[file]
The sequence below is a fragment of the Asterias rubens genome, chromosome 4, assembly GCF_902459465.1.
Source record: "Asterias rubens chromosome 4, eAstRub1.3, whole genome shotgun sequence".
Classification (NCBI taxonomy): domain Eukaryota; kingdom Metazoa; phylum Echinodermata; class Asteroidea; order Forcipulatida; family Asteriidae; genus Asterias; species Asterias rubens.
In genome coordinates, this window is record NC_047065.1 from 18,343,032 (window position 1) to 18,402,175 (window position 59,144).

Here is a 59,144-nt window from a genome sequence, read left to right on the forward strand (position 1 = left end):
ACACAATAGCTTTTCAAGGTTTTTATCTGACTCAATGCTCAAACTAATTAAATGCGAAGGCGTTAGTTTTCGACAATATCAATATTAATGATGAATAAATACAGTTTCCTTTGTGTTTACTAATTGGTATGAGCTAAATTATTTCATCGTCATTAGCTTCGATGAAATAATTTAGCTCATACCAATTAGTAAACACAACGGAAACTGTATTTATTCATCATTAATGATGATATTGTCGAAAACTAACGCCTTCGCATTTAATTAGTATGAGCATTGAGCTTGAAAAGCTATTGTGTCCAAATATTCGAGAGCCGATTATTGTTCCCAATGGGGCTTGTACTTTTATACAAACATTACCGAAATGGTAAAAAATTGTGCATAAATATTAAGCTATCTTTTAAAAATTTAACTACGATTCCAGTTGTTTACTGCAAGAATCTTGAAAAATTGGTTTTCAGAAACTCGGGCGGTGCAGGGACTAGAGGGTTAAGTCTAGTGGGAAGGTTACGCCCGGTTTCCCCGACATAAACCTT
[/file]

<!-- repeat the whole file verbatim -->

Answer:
The sequence below is a fragment of the Asterias rubens genome, chromosome 4, assembly GCF_902459465.1.
Source record: "Asterias rubens chromosome 4, eAstRub1.3, whole genome shotgun sequence".
Classification (NCBI taxonomy): domain Eukaryota; kingdom Metazoa; phylum Echinodermata; class Asteroidea; order Forcipulatida; family Asteriidae; genus Asterias; species Asterias rubens.
In genome coordinates, this window is record NC_047065.1 from 18,343,032 (window position 1) to 18,402,175 (window position 59,144).

Here is a 59,144-nt window from a genome sequence, read left to right on the forward strand (position 1 = left end):
ACACAATAGCTTTTCAAGGTTTTTATCTGACTCAATGCTCAAACTAATTAAATGCGAAGGCGTTAGTTTTCGACAATATCAATATTAATGATGAATAAATACAGTTTCCTTTGTGTTTACTAATTGGTATGAGCTAAATTATTTCATCGTCATTAGCTTCGATGAAATAATTTAGCTCATACCAATTAGTAAACACAACGGAAACTGTATTTATTCATCATTAATGATGATATTGTCGAAAACTAACGCCTTCGCATTTAATTAGTATGAGCATTGAGCTTGAAAAGCTATTGTGTCCAAATATTCGAGAGCCGATTATTGTTCCCAATGGGGCTTGTACTTTTATACAAACATTACCGAAATGGTAAAAAATTGTGCATAAATATTAAGCTATCTTTTAAAAATTTAACTACGATTCCAGTTGTTTACTGCAAGAATCTTGAAAAATTGGTTTTCAGAAACTCGGGCGGTGCAGGGACTAGAGGGTTAAGTCTAGTGGGAAGGTTACGCCCGGTTTCCCCGACATAAACCTT